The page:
Listen Up

Want to be a better communicator? That’s easy. Become a better listener.

Most people think of communication in terms of speaking or writing. Maybe we think this way because we’ve all taken classes with names like composition, creative writing and speech. Unfortunately, most of our schools never offered courses in listening.

But, you can teach an old dog new tricks. And if you put your mind to it, you can begin becoming a better listener today. Here are four techniques to get you started.

Stay in the moment

Have you ever tried to carry on a conversation with someone who keeps gazing out the window, glancing at her watch, paying attention to everything but you? Think about how that made you feel. Not very important I’ll bet.

When you’re having a conversation it’s important to keep your focus on the person you’re talking with. Naturally, you’ll want to avert your gaze from time to time to avoid staring. But try not to become distracted by your surroundings. .

Don’t think it’s OK to multitask when you’re talking on the phone. It’s easy to tell, and annoying as heck, when the person on the other end of the line is checking her email. Next time you begin a conversation commit to giving the other person your undivided attention.

Quiet your inner voice

When you want to pay attention, you’ll need to quiet your inner voice. You know, the one inside your head that’s saying things like “How does my new suit look?” “Does this person find me interesting?” “I wonder where she got those shoes?”

Your inner voice can be hazardous to conversations. You run the risk of missing half of what the other person is saying when you’re listening to yourself. Well, now’s the time to shut that nuisance down.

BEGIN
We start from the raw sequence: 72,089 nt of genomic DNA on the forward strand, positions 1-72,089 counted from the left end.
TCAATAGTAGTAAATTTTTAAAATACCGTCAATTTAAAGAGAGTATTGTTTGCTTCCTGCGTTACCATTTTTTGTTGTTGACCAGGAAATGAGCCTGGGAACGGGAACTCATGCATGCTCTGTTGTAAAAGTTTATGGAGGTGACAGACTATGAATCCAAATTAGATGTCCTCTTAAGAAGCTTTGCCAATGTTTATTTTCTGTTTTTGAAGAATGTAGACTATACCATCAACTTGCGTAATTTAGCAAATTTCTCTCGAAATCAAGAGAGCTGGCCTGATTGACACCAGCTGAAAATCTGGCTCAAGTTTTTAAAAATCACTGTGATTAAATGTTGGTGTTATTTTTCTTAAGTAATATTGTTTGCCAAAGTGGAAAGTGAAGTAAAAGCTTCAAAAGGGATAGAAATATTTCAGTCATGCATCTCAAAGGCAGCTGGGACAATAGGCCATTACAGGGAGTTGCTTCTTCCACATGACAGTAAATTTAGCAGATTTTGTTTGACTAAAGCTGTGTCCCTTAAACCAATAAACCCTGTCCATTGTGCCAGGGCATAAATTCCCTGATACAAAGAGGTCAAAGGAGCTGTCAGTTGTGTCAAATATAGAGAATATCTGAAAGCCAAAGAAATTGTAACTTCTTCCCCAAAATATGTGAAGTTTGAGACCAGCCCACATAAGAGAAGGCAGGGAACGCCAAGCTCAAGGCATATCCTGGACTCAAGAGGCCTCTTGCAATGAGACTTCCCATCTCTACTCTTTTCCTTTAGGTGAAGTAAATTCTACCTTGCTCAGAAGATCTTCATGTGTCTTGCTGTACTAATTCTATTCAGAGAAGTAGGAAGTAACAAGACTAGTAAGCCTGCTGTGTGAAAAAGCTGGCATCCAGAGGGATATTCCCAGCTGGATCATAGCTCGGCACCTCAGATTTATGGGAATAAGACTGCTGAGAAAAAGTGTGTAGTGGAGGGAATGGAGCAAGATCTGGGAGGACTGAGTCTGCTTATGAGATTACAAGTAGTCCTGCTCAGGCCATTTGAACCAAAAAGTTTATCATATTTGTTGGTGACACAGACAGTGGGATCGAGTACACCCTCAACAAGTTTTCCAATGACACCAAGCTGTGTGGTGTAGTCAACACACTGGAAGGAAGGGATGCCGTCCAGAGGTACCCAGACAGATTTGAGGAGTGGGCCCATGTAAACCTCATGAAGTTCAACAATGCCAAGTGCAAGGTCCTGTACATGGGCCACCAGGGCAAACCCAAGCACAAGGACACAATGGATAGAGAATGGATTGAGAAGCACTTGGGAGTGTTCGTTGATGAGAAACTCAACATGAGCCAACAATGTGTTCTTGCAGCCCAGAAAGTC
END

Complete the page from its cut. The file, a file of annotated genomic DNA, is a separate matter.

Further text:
When you begin a conversation, mentally click off your inner voice. Try to stay focused on the other person. Listen to what they’re saying.

Stop rehearsing

Recently, I came across an interesting quote by Ed Howe, “No man would listen to you talk if he didn’t know it was his turn next.” While I don’t believe this entirely, there is probably a degree of truth to it.

This becomes a problem when people begin planning their response while the other person is still talking. How can you be listening to someone else if you are busy preparing a snappy reply? If you’re honest with yourself, you know you can’t.

Don’t feel the need to fill up every moment of silence with words. Learn to gather your thoughts after the other person has finished speaking.

Listen to the music

Language is musical. It’s filled with rhythms and rhymes and beats. Notice as you read this article; you hear the sound of the words in your head. But, that’s not what I’m talking about here.

When someone speaks to you listen to the music, the tone of his or her voice. Do the words and tone agree? It’s similar to looking at a fake smile. When someone really smiles her eyes sparkle and her face lights up. When the smile is fake only the corners of her mouth turn up. Big difference.

The next time you’re having a conversation pay attention to the music. If the words and tone do not agree, he may be sending you a mixed message. Ask questions to find out what he means.

To paraphrase an old saying, “Nature gave us two ears and one mouth so we can listen twice as much as we speak.” That’s good advice when it comes to communication.

At least half of the communication equation is listening. But, listening is more than being there while someone else is talking. Good listening means understanding what is said.

About Annette Richmond, MA

Annette Richmond, MA, CARW, CCELW, is a Certified Resume Writer, Certified LinkedIn Profile Writer, and former recruiter. Her career advice has been featured by Huffington Post, The Chicago Tribune, Forbes, Business Insider, Monster, Vault, and WSJ. She helps motivated, senior level professionals tell their unique career story. She also serves as executive editor of career-intelligence.com.

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